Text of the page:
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PARIS Maria Grazia Chiuri has rarely met a hat she didn’t like. In fact, one of the signatures of the designer’s tenure at Dior is her habit of showing headgear with almost every women’s look — in the process giving the category a robust sales boost.

Her vision has benefited from Dior’s ongoing relationship with Stephen Jones, milliner to the French fashion house since 1996 and a connoisseur of the brand’s archival treasures, which he has helped to compile into a new book, “Dior Hats,” published by Rizzoli New York.

The book features creations from all the house’s artistic directors, from Christian Dior himself through to Yves Saint Laurent, Marc Bohan, Gianfranco Ferré, John Galliano, Raf Simons and now Chiuri, who has revived the veiled beret as a marker of French chic.

“Fashion is not just about clothes, far from it. Fashion is about building an identity, and this happens through clothes but also with accessories that can become a recognizable sign, a signature,” Chiuri told WWD.

“I love hats, and I think that what we wear on our heads is very important, because it showcases our facial expression, it sets off the look in someone’s eyes. We can hide behind and protect ourselves with hats, but they also allow us to reveal ourselves in an instant,” she continued.

“Hats are the final touch that completes a look and draws attention to the face, setting the overall tone. That is why I want hats to always be a recognizable part of my collections,” the designer explained.

Gelatined silk chiffon hat sculpted into a "wave" form, Christian Dior spring-summer 2009 haute couture collection by John Galliano.

Gelatined silk chiffon hat sculpted into a “wave” form, Christian Dior spring-summer 2009 haute couture collection by John Galliano.  Solve Sundsbo/Courtesy of Dior

Her opinion dovetails with that of the house’s founder, who featured hats in every one of his 22 collections from 1947 to 1957. “It’s the best way to express your personality,” Dior wrote of his favorite accessory.

The Rizzoli book, which comes out on June 3, was originally designed to coincide with an exhibition on the same theme at the Christian Dior Museum in Granville, Normandy, also under the artistic direction of Jones, who has also worked with brands including Marc Jacobs, Moschino and Thom Browne.

“Chapeaux Dior! The Art of the Hat from Christian Dior to Stephen Jones” was scheduled to run from April 25 to Nov. 1, but has been postponed indefinitely due to the coronavirus outbreak.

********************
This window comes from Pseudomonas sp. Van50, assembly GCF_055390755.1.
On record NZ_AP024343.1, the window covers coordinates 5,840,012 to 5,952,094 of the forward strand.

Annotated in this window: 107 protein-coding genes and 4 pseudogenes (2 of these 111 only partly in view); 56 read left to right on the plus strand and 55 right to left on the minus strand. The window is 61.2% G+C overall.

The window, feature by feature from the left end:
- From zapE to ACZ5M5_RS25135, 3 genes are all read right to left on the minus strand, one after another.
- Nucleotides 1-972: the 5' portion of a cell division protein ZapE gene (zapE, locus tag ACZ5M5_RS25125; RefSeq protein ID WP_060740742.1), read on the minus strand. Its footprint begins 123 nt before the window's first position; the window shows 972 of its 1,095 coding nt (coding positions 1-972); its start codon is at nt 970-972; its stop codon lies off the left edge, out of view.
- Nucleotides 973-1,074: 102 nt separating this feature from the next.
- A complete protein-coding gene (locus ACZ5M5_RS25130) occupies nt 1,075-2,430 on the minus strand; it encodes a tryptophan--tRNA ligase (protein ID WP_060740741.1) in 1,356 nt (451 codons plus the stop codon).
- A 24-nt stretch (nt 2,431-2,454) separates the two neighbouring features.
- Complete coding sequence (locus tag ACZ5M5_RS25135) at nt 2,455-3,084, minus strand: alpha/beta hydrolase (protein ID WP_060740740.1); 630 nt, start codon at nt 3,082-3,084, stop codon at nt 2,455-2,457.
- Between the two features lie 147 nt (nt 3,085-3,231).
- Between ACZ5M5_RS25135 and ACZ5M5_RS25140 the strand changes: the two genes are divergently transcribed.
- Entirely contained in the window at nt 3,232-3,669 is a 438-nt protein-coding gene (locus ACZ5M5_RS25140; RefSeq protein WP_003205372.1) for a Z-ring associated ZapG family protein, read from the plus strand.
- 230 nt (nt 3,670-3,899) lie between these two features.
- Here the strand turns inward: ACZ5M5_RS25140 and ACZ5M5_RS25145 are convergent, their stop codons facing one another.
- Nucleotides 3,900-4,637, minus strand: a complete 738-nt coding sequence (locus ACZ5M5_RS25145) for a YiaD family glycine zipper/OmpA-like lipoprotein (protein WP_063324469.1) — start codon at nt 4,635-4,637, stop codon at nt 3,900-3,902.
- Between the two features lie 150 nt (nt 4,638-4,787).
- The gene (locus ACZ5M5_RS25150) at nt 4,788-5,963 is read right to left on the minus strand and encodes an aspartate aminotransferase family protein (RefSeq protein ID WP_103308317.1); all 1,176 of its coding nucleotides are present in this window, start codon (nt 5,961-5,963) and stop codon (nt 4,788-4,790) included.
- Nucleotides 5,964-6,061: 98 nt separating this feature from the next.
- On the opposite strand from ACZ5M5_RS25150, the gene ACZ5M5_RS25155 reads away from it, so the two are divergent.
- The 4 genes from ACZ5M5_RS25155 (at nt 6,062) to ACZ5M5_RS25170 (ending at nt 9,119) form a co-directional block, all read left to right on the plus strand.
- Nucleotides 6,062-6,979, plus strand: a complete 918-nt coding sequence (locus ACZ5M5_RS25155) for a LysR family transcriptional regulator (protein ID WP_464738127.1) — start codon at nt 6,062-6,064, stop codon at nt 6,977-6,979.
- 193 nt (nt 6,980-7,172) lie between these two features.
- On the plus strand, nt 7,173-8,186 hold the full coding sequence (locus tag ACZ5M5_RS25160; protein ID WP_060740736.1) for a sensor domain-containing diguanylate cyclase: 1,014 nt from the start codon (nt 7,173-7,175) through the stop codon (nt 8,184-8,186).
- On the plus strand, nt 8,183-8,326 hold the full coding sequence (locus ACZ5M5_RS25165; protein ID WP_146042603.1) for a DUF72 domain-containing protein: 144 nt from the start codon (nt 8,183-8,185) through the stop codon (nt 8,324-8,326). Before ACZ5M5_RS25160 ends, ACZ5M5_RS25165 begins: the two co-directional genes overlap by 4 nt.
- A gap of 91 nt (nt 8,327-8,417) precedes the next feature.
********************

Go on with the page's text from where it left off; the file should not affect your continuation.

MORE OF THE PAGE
The exhibition will feature around 200 hats alongside some 30 haute couture dresses, including the gray suit and pillbox hat worn by Carla Bruni-Sarkozy for her visit to London in March 2008 as France’s first lady. Jones also plans to re-create three hats designed by Dior in the Thirties, before the couturier launched his namesake fashion house.

In the meantime, hat aficionados can browse through the 240-page coffee table tome, which features a series of exclusive, never-before-published photographs by Sølve Sundsbø, alongside archival images by great image-makers including Bert Stern, Richard Avedon and Irving Penn.

Chiuri has had a particularly productive relationship with Jones, producing memorable looks, including a butterfly-shaped pleated tulle mask inspired by Peggy Guggenheim for her Surrealism-tinged spring-summer 2018 haute couture collection.

Backstage at Christian Dior Couture Spring 2018

Backstage at Christian Dior Couture, spring 2018.  Delphine Achard/WWD

“Stephen is a master. He knows his craft inside and out and he loves fashion; he knows its history and its cultural significance. We wasted no time getting down to business, and working with him has helped me tremendously in understanding the ins and outs of the house of Dior,” she said.

“We still work together as equals, and at the heart of our relationship lie mutual respect and admiration,” Chiuri added. “He manages to interpret my ideas every time, vindicating the faith I have in his vision and creating headpieces that capture perfectly the spirit of the collection.”

The Italian designer, who started out designing handbags and other accessories at Fendi and Valentino, is particularly sensitive to the impact of the category.

“Accessories have consistently gained ground in terms of status, taking on a specific identity and, in the most extreme cases, becoming icons. That’s why designing them is so complex. Accessories must reach a large audience, they must speak to different people and remain faithful to the original idea that conceived them, even if they come in a myriad of forms,” she mused.

“They are a challenge that requires great technical skills, and a dose of courage to be able to take risks and find new and interesting solutions. Moreover, taking accessories into account is necessarily a part of the process of designing a solid and coherent whole; it’s fundamental for creating a collection that is at once precise and readily understandable,” Chiuri said.

Hats off to that.